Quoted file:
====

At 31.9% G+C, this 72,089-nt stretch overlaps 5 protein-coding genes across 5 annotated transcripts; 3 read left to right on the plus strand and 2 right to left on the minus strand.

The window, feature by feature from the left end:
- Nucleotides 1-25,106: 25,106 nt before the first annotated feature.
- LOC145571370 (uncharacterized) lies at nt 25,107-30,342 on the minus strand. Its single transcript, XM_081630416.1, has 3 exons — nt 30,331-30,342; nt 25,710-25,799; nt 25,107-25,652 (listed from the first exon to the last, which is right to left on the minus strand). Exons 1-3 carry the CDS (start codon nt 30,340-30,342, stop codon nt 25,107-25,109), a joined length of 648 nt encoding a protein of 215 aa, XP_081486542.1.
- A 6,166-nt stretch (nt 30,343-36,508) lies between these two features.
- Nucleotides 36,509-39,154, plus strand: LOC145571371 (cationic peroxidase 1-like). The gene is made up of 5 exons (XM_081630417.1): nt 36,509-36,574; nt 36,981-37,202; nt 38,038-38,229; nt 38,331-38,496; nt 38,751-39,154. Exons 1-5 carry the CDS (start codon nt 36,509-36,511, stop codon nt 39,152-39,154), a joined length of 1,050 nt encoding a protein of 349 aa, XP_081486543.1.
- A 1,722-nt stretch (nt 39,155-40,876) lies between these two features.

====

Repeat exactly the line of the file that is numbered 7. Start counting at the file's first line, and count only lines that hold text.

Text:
- A 1,722-nt stretch (nt 39,155-40,876) lies between these two features.